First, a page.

Ultimate Cabinet Painting Guide: Part 1
Disclaimer: I am a professional painter who uses equipment & products not found on this guide. These are my recommendations for those who wish to achieve the highest possible quality without production spray capabilities. Professional cabinet painting is done MUCH quicker, cleaner, and often uses higher quality products so if budget allows its worth considering.
Searching for the the best way to paint cabinets can be overwhelming. It brings up information & opinions from professional painters, homeowners, DIYers, and renters with different skills/experience levels & opinions. This guide was created to help the average homeowner looking to paint their cabinets and achieve the most professional finish possible.
- Knowledge of Steps & Products
- Commit to completing EACH step to the best of your ability (aka a lot of patience).
SKILLS:If you’ve used a brush & roller in the past and been happy with the outcome you most likely have the skills needed for this!
Brushes are a painters most prized possessions! We baby them, defend their honor, and swear that our favorite model/brand is the BEST there is…even though we usually have completely different preferences. Find a brush that sits in your hand well, cuts a straight line, and washes well and you’ll be a step ahead!
TIME:This project will take over your home! Don’t be fooled by the “paint your kitchen in a weekend” or “no-prep cabinet painting”.
Medium Kitchen (8-10 feet cabinets per run) + few hours per day: Plan minimum of 7 days
Large Kitchen (13+ feet of cabinets per run) OR weekend/weeknight only work: Add 4-5 days minimum.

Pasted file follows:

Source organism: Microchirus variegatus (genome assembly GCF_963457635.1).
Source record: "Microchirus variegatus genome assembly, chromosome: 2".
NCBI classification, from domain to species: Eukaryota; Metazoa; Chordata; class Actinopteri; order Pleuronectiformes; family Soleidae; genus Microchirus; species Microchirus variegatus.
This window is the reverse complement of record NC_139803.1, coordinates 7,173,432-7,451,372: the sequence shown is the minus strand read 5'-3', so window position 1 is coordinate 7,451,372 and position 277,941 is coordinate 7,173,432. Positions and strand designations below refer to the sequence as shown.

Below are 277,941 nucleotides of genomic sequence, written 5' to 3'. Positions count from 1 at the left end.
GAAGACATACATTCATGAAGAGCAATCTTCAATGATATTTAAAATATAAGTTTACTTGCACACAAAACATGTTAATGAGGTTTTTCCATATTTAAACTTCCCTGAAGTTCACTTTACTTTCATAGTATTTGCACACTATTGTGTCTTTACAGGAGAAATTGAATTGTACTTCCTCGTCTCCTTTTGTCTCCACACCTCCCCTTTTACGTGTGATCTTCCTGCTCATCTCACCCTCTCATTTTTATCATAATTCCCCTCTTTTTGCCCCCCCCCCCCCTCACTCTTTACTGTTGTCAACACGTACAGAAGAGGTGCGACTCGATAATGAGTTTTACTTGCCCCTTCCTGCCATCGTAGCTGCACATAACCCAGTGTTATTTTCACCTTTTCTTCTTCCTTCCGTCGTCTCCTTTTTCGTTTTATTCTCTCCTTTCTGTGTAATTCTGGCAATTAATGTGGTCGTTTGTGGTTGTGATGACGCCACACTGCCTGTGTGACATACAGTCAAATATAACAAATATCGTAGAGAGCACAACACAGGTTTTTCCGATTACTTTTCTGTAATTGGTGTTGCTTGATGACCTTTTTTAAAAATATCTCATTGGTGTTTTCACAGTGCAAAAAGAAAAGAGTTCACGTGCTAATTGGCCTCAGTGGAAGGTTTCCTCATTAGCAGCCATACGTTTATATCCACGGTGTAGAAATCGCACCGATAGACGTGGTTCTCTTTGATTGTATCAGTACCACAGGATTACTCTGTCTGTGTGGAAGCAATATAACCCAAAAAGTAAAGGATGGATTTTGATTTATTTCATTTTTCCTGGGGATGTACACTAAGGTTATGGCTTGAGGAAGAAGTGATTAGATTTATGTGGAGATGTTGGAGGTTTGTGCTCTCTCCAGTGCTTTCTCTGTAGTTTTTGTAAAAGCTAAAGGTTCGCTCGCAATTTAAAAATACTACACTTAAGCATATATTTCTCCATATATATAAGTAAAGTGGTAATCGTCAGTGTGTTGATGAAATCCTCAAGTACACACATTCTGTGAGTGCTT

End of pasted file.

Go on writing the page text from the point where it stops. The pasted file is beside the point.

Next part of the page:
This will make more sense as we go through the prep steps in Part 3.
I cannot overstate the importance of prep & how vital it is to your final result. If you rush through any of the steps required in Part 3 the best case is that your finish won’t be as perfect as it could have been, worst case is that it will fail in the near future and you’ll have to either live with the reminder or refinish (which is 10x more difficult).
There’s a saying in the paint industry: The quality of a job is 80% prep- 20% paint. If you want a long lasting beautiful finish the prep steps are the MOST important part of the whole project.
Painting Shortcuts:I’m just going to say this now & be done with it…There is NO magical short cut to a fine cabinet finish!
If speed is more important than durability this guide isn’t for you. There are plenty of tutorials online about how to paint cabinets much quicker and less painfully- just know they will mostly likely suffer some type of finish failure.I don’t know about you but in our house the cabinets get a lot of abuse!
If you want to take on a project of this scale and not be forced to use kid gloves then its important to fully commit to doing each step properly. Go through the effort and make sure the finish will last as long as possible without causing headaches.
FAQ & COMMON ISSUES
Can I use a water based paint over an oil based primer?
You can use a water based paint over an oil based primer BUT NOT THE OTHER WAY AROUND. Its important to ensure the oil based primer is fully dry so there’s no peeling or paint cure issues, but otherwise you’ll be fine!
Its been two days since I applied the paint but its still sticky/wet – what’s going on?Its likely that the primer wasn’t fully dry prior to painting so neither layer is able to cure. Depending on how bad the situation you may be able to solve it by increasing the heat / decreasing the humidity. Turn the heat up slightly and allow a fan on low speed to blow over the surface. You can also set the cabinet fronts outside in the sun during the day and just give it time.If the finish still hasn’t hardened after a week then it needs to be sanded down and re-primed and painted.
Its been weeks since I finished but the cabinet fronts are sticking. Are they still not dry?This can be caused by a lot of things such as high humidity, incompatible paint/primer, improper preparation. Most often this is caused by not allowing the primer to fully dry or applying the paint too thickly. However, it’s important to note that paint takes a long time to FULLY cure so even though it may feel dry to the touch the paint finish is still bonding and releasing water molecules. When applied it starts to release solvents into the air leaving behind the binder and solids. Those solvents can take 3-6 months (or more in humid environments) to fully evaporate.